“I bought a drill and a refrigerator,” says an embassy maintenance worker who learned of one of the sales in a mansion of Miramar. “I also managed to buy some chairs for the dining room and a battery lamp for when I don’t have electricity.” Although everything was acquired at a good price, the man regrets that now he will be out of work.
“Working with the yumas was good because they are very respectful, they give away many things and also the conditions of work were excellent,” says the employee who preferred anonymity and who says that his work helped him to get a visa when he wanted to and spend some vacation time in Orlando, Florida.
Now, the building where he worked for more than a decade has slowly been vacated. “Before the announcement on Friday many officials had already gone and this week the stampede will be great,” he says. “The consulate is one of the areas with the greatest reduction in staff and very few want to stay until everything is clear.”
The Cuban government says it has nothing to do with the acoustic attacks suffered by 21 US diplomats. In the official media the issue has been handled as something of minor importance, although on the street people aren’t talking about anything else.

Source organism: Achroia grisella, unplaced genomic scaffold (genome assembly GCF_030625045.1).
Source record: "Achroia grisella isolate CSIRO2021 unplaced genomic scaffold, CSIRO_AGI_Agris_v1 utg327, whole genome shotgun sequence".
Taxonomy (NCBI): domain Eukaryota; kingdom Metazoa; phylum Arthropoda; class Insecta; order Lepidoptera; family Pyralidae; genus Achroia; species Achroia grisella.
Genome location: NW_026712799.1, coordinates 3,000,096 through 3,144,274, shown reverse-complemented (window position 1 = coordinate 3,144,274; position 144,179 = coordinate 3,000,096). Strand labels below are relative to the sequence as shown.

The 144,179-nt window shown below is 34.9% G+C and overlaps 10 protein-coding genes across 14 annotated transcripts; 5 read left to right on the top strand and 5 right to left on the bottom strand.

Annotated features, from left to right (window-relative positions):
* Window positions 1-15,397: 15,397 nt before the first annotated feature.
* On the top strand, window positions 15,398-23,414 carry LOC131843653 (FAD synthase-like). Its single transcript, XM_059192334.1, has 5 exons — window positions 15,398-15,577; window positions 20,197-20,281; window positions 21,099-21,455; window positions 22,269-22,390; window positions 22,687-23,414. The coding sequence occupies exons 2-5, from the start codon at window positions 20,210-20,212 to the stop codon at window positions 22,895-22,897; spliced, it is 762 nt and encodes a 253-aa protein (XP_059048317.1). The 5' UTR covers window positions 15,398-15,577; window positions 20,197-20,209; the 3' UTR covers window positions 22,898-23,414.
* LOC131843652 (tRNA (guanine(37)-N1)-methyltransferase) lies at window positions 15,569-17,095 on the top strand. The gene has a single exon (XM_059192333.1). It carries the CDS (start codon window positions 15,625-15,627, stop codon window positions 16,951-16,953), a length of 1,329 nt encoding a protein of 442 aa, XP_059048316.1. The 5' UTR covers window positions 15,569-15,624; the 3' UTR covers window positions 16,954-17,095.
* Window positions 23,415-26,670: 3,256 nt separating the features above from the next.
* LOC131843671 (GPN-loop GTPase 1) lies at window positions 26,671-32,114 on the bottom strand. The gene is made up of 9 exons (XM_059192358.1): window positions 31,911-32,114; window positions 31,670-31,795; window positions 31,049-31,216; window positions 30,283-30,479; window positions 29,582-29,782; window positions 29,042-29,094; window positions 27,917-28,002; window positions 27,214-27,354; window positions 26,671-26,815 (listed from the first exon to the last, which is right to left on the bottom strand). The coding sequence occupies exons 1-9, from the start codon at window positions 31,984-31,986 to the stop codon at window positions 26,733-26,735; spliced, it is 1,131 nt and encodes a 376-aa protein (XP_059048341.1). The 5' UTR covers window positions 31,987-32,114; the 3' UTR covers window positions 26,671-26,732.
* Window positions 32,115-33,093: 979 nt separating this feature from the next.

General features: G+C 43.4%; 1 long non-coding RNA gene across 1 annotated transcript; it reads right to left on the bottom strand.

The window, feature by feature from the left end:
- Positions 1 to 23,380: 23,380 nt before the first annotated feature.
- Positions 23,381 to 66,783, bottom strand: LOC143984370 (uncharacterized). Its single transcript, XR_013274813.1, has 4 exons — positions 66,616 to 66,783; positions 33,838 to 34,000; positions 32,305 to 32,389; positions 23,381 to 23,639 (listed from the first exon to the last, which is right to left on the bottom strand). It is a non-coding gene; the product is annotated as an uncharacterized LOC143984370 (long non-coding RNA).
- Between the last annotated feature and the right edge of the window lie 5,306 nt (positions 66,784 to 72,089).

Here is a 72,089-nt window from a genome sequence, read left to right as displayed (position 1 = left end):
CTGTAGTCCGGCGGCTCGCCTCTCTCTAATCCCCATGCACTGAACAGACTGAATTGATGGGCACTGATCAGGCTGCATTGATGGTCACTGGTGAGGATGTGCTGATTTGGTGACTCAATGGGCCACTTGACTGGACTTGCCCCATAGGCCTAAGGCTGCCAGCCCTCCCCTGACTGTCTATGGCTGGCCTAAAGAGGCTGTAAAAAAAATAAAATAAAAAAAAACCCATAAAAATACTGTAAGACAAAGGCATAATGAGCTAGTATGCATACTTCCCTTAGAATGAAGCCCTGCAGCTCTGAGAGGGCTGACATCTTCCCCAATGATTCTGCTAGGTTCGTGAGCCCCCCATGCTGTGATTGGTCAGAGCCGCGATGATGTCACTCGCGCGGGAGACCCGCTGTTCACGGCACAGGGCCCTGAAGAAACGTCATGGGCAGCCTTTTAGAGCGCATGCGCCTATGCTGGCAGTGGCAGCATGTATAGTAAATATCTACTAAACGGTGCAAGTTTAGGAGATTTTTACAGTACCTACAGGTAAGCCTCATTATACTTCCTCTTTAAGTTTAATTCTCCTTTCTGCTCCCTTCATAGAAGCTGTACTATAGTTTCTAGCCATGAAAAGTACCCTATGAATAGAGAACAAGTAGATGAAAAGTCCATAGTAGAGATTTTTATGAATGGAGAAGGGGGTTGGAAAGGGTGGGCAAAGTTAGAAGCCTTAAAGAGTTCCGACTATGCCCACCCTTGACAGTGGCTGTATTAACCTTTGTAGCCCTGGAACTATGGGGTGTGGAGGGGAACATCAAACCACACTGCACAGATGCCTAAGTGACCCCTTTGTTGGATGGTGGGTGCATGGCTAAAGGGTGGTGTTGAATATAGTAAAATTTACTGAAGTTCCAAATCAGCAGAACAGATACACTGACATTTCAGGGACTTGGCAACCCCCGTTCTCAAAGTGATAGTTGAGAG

A coffee vendor approaches the park a few yards from the Embassy and offers his merchandise in small plastic cups. “For the moment I keep selling because a lot of people are coming to find out about their interviews, but I do not know how long this will last.” A few yards away, the Cuban policemen who guard the diplomatic headquarters seem more tense than normal.
“They are afraid that this area will fill up with people complaining and protesting,” says the coffee vendor. “There is nothing that annoys a Cuban more than a cancelled trip,” he says. “Cubans can pass on quiet needs, lose their home in a hurricane and remain silent, but when it comes to a visa, they shout,” he reflects.
A woman of 60 asks for two coffees. She grabs them and relates that she has travelled 14 hours from Manzanillo, in Granma province. She had an interview scheduled on Monday for a residence visa for reunification with her son. Her plans have been ruined and her son insists to her, on the phone, that she approach the Embassy. “They don’t let you, I can’t,” she answers in a sob.
Afternoon falls and some are ready to stay until they receive a response. The people in the park, once envied for being close to a trip abroad, are now a bundle of frustrations and fears.